The title track of Lori McKenna’s new album unfolds cinematically, breathlessly unfurling layer by layer a tale of desire and passion, longing and disappointment, ascent and descent. Opening sparsely with waves of rolling guitar chords, “The Balladeer” swells suddenly on soaring crests of McKenna’s and Kristen Rogers’ vocals, which spiral higher and higher, unveiling the story of the ups and downs of the song’s central character, as well as the power of song to capture an emotional center and to evoke broken dreams. The expansive beauty of the title track promises an album filled with McKenna’s canny stories about life, love, family, and growing up and growing old wrapped in shimmering harmonies, bright guitars, echoing piano chords, and propulsive folk-pop melodies.
Spare piano notes weave around the somber strains of Brian Allen’s cello on the swaying, lullaby-like meditation on nostalgia and hope, “When You’re My Age,” which features the song’s co-writers and fellow Love Junkies Liz Rose and Hillary Lindsey on background vocals. The song looks forward and back at the same time, recalling the simple pleasures of the singer’s childhood — “When I was your age, things didn’t seem to be this hard / Riding bikes out on the street, playing tag in the back yard” — and telling the child: “When you’re my age / I hope the world is kinder than it seems to be right now / And I hope the front page isn’t a reminder / Of how we keep letting each other down.”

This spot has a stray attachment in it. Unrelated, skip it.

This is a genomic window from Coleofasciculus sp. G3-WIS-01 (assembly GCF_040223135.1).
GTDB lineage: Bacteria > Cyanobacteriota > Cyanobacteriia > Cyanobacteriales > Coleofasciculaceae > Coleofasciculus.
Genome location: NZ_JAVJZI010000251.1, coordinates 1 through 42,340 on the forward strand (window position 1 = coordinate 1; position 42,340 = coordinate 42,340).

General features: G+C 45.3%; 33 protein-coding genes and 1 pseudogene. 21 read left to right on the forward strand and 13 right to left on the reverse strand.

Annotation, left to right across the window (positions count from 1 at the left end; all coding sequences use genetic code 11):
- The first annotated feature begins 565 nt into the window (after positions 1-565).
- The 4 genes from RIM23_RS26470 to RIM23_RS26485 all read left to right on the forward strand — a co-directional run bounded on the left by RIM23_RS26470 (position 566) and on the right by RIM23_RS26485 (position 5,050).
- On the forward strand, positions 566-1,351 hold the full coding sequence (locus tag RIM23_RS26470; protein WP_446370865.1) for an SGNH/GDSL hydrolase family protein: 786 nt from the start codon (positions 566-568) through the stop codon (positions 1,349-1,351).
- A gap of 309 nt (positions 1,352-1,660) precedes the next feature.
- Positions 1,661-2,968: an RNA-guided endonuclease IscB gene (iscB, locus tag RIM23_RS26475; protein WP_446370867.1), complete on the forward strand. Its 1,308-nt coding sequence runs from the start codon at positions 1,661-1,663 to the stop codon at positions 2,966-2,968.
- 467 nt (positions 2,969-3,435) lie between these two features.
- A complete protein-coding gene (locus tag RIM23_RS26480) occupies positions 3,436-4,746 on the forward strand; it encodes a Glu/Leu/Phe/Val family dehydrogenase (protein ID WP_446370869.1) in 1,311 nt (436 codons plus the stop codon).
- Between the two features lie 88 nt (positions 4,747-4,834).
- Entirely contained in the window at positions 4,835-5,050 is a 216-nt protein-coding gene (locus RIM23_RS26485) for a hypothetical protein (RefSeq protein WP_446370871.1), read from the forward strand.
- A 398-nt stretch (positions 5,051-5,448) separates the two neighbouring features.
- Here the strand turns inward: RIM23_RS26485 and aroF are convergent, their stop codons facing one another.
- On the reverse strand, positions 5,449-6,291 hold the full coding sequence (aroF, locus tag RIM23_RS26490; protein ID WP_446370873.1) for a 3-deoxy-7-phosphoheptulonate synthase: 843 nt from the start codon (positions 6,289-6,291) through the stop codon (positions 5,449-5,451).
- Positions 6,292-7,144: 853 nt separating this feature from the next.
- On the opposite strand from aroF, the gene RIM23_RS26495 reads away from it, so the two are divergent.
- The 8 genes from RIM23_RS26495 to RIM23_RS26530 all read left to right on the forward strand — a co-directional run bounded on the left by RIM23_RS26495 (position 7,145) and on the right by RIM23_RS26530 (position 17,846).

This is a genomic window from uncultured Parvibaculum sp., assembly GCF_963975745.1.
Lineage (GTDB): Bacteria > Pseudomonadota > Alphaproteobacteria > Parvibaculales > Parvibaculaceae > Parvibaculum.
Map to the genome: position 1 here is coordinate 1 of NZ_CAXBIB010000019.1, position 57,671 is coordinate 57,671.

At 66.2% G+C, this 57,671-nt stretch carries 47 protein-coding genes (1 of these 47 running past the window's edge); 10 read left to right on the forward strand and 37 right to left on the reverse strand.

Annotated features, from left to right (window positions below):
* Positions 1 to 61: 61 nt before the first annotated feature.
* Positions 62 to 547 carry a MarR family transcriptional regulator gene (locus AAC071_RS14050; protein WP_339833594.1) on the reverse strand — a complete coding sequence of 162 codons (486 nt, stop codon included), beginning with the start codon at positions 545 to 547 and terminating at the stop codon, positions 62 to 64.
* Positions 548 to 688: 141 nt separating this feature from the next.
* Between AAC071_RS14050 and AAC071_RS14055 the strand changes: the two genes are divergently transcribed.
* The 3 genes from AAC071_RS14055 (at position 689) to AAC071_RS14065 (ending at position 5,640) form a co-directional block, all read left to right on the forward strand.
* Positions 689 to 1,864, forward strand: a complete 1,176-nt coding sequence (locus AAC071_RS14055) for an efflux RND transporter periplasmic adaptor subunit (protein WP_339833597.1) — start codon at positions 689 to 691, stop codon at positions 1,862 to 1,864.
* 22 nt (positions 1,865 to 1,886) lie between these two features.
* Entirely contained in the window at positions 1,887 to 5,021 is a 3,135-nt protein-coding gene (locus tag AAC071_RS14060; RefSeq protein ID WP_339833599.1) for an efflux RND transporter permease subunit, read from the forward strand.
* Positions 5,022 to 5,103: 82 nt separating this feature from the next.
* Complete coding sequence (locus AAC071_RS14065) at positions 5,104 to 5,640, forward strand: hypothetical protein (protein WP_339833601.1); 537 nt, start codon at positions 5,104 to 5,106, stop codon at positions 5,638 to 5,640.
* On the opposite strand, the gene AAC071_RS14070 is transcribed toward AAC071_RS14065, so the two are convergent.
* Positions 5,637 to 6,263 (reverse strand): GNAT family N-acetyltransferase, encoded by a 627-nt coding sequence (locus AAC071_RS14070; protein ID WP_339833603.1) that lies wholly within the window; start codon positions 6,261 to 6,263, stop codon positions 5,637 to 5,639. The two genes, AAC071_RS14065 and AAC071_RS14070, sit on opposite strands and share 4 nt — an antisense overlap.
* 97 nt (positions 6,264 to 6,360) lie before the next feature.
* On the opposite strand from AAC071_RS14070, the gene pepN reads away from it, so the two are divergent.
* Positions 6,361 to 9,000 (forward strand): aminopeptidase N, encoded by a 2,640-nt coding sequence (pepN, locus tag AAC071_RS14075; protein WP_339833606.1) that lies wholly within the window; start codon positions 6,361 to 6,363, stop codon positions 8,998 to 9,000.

The chirpy and spry “Two Birds” warbles along a jaunty piano line as it meditates with a nod and wink on the proverb about killing two birds with one stone. In this case, two women fall for the same man at the same time: one becomes his wife, the other his lover: “They fell for him one at a time, for his silver-tongued pickup lines / So easily they flew into the cage / One got a diamond, one got a hotel room / One got a promise, one got to say I Do / Both up so high ’til they met one night / His name came up and they fell from the sky / Two birds, one stone.”
McKenna’s spare vocal opens “This Town is a Woman,” the album’s opening track, but the song escalates higher sonically when Karen Fairchild and Kimberly Schlapman join her on the chorus, reflecting on the ways that our hometowns give birth to us, show us a vision of our future, and mourn when we leave her, hopeful that we’ll someday return. The album closes with the hauntingly beautiful Beatles-esque “’Till You’re Grown,” another meditation on life and the ways we gain wisdom about it: “You’ll understand when you’re older And have children of your own / How time really flies, it ain’t fair / You don’t see it ’til you’re grown.”
The Balladeer showcases McKenna’s eloquence in wrapping the details of daily life — the drudgery and dreams, the nostalgia about the past and hope for the future — in sparkling and somber melodies that whisper in our ears, encouraging us to look beyond the commonplace but also to embrace the more enduring aspects of our daily lives that we often take for granted.